But on Wednesday, a $2,400 economic impact payment, sometimes called stimulus payments, was deposited into her bank account.
Fischer said the IRS used her 2018 federal tax return to calculate her payment, because she has not filed a return for 2019 yet. The deadline for 2019 filing has been extended because of the pandemic.
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But her 2018 return clearly indicated Houston was deceased, Fischer said. The Springfield woman said she has no plans to spend the extra money, because she believes she will have to repay it.
“I don’t want to spend it because sooner or later, someone’s going to catch it and you’re going to have to pay it back,” she said.
Fischer said national news reports indicate other deceased Americans are being sent checks.
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She said the IRS should find a way to fix this problem before more payments are sent out in error. She said the agency should be able to flag tax returns that mention deceased taxpayers.
As of mid-day Wednesday, more than 6.2 million taxpayers received economic impact payments and 1.1 million taxpayers successfully provided banking information to get their payments quicker, instead of having to wait for a paper check in the mail, the IRS said.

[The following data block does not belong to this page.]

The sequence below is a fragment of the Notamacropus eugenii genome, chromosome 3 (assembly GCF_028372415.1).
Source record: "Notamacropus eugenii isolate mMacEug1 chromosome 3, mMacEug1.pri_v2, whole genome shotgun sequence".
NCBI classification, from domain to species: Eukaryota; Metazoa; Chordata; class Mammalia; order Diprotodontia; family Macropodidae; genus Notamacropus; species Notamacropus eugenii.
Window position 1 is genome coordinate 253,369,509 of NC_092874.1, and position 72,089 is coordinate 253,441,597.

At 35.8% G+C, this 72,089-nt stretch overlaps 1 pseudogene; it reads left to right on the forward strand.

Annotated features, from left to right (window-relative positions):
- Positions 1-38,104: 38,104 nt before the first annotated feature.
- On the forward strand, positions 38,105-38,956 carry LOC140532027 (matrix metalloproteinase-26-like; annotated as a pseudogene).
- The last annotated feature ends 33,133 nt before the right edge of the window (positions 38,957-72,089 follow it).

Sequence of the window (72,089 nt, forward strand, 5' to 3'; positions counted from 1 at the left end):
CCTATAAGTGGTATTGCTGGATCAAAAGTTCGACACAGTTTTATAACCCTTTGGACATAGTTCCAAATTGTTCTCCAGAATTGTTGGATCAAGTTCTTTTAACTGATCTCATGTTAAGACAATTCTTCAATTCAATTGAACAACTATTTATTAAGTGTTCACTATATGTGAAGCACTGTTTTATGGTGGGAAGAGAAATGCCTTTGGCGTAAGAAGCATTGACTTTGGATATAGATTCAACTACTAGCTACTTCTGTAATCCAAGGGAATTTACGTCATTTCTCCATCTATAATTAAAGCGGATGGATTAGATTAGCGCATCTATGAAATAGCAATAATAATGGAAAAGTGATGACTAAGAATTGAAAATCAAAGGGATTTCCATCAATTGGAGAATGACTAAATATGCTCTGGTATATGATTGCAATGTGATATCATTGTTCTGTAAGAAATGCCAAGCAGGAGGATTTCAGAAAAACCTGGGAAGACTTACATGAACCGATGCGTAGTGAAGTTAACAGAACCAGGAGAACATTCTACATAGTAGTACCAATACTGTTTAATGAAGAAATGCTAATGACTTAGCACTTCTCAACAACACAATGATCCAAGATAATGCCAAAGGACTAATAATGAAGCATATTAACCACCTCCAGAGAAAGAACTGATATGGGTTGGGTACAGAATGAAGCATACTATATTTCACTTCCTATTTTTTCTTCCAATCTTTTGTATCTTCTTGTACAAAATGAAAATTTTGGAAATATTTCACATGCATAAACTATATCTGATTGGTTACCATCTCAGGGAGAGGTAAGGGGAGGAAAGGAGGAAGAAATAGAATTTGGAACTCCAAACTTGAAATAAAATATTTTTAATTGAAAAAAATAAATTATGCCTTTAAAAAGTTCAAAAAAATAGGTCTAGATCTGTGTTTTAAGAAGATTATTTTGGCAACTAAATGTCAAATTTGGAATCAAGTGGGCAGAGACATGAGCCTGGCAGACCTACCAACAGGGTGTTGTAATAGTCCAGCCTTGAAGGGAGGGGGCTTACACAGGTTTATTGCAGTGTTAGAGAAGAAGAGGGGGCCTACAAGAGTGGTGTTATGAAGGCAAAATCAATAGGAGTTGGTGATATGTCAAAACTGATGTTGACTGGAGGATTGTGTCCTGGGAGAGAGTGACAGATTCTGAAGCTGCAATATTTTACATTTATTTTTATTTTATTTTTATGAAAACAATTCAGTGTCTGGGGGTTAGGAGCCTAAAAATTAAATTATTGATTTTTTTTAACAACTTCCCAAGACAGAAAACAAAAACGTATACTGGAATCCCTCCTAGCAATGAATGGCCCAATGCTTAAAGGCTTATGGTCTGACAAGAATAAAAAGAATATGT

USA Today reported that some Americans this week were surprised to learn that dead loved ones were being sent money.
Citing the Center for Taxpayer Rights, people who receive more stimulus money than they qualify for will not have to repay the money when they file a 2020 return.
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Fischer said she understands that the federal government wanted to get money out Americans as quickly as possible, since many people are facing financial hardship and desperately need cash.
But she said this needs to be corrected to prevent taxpayer dollars from being wasted.
“It’s sad, because we’re probably talking millions of dollars here,” Fischer said.